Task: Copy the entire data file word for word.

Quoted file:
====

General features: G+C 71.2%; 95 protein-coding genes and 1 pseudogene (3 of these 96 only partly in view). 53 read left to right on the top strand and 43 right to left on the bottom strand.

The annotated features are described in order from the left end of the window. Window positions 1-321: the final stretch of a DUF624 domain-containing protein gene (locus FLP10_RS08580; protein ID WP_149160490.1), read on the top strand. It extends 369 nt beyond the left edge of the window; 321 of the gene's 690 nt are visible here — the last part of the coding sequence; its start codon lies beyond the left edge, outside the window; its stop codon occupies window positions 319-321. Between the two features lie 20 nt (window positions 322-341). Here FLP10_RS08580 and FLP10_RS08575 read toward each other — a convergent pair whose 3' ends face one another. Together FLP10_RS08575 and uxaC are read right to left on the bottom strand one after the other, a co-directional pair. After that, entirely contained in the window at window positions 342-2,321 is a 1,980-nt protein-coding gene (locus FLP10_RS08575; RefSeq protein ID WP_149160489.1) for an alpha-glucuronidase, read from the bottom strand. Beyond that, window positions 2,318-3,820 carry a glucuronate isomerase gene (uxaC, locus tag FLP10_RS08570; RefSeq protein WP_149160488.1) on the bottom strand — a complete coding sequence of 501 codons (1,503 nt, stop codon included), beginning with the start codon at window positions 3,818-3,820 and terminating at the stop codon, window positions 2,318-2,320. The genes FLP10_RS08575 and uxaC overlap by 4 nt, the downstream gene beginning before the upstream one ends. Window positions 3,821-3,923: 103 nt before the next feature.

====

General features: G+C 71.2%; 95 protein-coding genes and 1 pseudogene (3 of these 96 only partly in view). 53 read left to right on the top strand and 43 right to left on the bottom strand.

The annotated features are described in order from the left end of the window. Window positions 1-321: the final stretch of a DUF624 domain-containing protein gene (locus FLP10_RS08580; protein ID WP_149160490.1), read on the top strand. It extends 369 nt beyond the left edge of the window; 321 of the gene's 690 nt are visible here — the last part of the coding sequence; its start codon lies beyond the left edge, outside the window; its stop codon occupies window positions 319-321. Between the two features lie 20 nt (window positions 322-341). Here FLP10_RS08580 and FLP10_RS08575 read toward each other — a convergent pair whose 3' ends face one another. Together FLP10_RS08575 and uxaC are read right to left on the bottom strand one after the other, a co-directional pair. After that, entirely contained in the window at window positions 342-2,321 is a 1,980-nt protein-coding gene (locus FLP10_RS08575; RefSeq protein ID WP_149160489.1) for an alpha-glucuronidase, read from the bottom strand. Beyond that, window positions 2,318-3,820 carry a glucuronate isomerase gene (uxaC, locus tag FLP10_RS08570; RefSeq protein WP_149160488.1) on the bottom strand — a complete coding sequence of 501 codons (1,503 nt, stop codon included), beginning with the start codon at window positions 3,818-3,820 and terminating at the stop codon, window positions 2,318-2,320. The genes FLP10_RS08575 and uxaC overlap by 4 nt, the downstream gene beginning before the upstream one ends. Window positions 3,821-3,923: 103 nt before the next feature.